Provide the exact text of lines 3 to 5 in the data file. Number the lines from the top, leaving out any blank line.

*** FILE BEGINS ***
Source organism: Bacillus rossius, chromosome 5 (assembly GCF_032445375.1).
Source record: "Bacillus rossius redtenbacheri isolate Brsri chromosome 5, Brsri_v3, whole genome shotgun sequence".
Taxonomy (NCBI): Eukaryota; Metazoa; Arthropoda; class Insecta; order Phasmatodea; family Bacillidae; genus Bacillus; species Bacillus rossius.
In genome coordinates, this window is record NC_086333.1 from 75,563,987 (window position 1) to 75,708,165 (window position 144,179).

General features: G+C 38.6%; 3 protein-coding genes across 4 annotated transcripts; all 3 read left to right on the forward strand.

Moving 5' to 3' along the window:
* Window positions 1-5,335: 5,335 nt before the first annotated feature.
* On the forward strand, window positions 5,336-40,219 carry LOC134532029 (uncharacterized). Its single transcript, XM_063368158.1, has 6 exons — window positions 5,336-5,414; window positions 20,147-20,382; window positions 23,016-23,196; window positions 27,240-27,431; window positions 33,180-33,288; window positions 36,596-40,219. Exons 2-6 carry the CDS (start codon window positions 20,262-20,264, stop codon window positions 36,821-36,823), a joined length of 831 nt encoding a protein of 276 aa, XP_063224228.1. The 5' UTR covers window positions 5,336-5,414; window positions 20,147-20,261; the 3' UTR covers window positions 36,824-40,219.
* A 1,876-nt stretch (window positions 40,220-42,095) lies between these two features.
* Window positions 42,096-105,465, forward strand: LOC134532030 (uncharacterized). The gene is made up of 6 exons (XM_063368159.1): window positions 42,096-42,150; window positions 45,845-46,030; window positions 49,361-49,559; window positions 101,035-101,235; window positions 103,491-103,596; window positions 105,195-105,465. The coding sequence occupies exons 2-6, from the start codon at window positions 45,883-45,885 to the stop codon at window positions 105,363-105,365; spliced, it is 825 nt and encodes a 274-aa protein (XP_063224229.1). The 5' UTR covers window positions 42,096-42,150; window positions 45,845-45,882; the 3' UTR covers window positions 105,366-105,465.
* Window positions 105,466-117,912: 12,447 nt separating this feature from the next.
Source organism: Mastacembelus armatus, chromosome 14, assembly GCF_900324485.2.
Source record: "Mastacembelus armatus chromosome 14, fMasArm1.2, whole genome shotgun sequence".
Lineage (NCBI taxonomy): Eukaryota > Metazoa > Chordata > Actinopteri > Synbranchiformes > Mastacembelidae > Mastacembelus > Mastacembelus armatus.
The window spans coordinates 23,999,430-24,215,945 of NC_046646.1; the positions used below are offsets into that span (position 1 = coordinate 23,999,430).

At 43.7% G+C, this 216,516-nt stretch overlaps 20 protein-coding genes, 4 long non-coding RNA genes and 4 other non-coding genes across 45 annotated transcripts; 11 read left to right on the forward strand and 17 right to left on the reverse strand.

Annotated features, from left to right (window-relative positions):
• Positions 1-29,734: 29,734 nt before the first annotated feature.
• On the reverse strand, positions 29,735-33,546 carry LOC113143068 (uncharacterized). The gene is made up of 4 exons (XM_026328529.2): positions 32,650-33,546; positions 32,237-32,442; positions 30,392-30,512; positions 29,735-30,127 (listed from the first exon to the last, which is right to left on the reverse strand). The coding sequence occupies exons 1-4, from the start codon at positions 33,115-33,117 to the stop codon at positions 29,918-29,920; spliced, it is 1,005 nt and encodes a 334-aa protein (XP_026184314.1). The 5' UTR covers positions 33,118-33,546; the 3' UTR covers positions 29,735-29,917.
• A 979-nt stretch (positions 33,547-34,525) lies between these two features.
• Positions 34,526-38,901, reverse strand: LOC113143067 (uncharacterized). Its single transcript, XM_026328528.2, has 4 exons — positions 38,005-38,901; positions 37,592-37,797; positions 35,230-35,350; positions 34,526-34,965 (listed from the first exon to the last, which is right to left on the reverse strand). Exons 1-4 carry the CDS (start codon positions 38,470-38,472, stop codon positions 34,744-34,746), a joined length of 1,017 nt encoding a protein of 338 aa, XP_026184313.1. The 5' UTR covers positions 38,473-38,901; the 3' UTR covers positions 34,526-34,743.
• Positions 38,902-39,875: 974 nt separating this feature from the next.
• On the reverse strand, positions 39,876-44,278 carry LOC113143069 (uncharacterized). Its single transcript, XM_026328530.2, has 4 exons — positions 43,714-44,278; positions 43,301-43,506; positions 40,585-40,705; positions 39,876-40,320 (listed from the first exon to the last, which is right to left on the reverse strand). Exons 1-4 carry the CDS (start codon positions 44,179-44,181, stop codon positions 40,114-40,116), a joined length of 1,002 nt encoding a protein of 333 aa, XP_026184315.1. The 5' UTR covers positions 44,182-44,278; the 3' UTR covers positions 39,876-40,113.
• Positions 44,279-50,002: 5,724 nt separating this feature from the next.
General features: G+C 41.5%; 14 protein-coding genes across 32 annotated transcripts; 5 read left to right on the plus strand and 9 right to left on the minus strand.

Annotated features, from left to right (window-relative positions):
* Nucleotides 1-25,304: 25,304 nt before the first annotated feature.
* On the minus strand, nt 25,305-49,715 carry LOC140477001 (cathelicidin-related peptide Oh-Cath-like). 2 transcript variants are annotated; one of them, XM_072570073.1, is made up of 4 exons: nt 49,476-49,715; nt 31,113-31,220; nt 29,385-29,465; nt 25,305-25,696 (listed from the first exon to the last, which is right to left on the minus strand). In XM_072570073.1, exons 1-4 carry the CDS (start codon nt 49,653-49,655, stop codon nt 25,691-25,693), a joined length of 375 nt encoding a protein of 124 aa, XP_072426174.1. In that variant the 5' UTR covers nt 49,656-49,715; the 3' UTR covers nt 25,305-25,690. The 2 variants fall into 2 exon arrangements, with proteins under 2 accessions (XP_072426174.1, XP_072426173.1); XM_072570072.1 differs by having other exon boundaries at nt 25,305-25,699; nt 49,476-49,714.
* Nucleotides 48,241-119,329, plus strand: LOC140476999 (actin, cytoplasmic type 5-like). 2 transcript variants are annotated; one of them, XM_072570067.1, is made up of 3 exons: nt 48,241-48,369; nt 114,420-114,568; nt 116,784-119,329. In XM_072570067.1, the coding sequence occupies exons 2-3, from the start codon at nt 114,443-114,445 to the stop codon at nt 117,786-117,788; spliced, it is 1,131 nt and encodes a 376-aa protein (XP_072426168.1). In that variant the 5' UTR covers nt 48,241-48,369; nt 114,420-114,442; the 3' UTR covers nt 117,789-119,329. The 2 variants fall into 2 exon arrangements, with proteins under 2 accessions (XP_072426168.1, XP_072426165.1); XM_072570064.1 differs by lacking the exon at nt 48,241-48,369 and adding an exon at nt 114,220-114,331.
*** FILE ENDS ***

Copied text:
Taxonomy (NCBI): Eukaryota; Metazoa; Arthropoda; class Insecta; order Phasmatodea; family Bacillidae; genus Bacillus; species Bacillus rossius.
In genome coordinates, this window is record NC_086333.1 from 75,563,987 (window position 1) to 75,708,165 (window position 144,179).

General features: G+C 38.6%; 3 protein-coding genes across 4 annotated transcripts; all 3 read left to right on the forward strand.